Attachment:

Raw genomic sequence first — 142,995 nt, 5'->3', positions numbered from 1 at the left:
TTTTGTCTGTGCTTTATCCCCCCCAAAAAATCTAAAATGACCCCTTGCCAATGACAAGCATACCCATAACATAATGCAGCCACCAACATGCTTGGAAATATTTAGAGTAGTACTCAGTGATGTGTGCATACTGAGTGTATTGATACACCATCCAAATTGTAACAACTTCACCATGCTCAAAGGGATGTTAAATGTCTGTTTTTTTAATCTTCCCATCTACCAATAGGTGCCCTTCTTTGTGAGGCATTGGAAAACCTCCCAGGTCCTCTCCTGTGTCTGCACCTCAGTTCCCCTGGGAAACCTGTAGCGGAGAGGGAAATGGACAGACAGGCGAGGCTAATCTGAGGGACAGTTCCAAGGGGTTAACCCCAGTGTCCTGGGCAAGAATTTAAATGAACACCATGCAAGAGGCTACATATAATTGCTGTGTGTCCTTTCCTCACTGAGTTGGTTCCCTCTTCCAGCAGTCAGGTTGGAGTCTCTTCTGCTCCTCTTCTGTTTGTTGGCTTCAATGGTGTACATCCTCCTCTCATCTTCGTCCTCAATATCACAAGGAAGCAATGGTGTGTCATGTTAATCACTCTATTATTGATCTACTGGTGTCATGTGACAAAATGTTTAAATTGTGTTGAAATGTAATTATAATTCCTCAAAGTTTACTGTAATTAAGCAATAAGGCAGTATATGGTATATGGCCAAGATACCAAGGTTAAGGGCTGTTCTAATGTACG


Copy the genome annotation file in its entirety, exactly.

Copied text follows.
Raw genomic sequence first — 142,995 nt, 5'->3', positions numbered from 1 at the left:
TTTTGTCTGTGCTTTATCCCCCCCAAAAAATCTAAAATGACCCCTTGCCAATGACAAGCATACCCATAACATAATGCAGCCACCAACATGCTTGGAAATATTTAGAGTAGTACTCAGTGATGTGTGCATACTGAGTGTATTGATACACCATCCAAATTGTAACAACTTCACCATGCTCAAAGGGATGTTAAATGTCTGTTTTTTTAATCTTCCCATCTACCAATAGGTGCCCTTCTTTGTGAGGCATTGGAAAACCTCCCAGGTCCTCTCCTGTGTCTGCACCTCAGTTCCCCTGGGAAACCTGTAGCGGAGAGGGAAATGGACAGACAGGCGAGGCTAATCTGAGGGACAGTTCCAAGGGGTTAACCCCAGTGTCCTGGGCAAGAATTTAAATGAACACCATGCAAGAGGCTACATATAATTGCTGTGTGTCCTTTCCTCACTGAGTTGGTTCCCTCTTCCAGCAGTCAGGTTGGAGTCTCTTCTGCTCCTCTTCTGTTTGTTGGCTTCAATGGTGTACATCCTCCTCTCATCTTCGTCCTCAATATCACAAGGAAGCAATGGTGTGTCATGTTAATCACTCTATTATTGATCTACTGGTGTCATGTGACAAAATGTTTAAATTGTGTTGAAATGTAATTATAATTCCTCAAAGTTTACTGTAATTAAGCAATAAGGCAGTATATGGTATATGGCCAAGATACCAAGGTTAAGGGCTGTTCTAATGTACG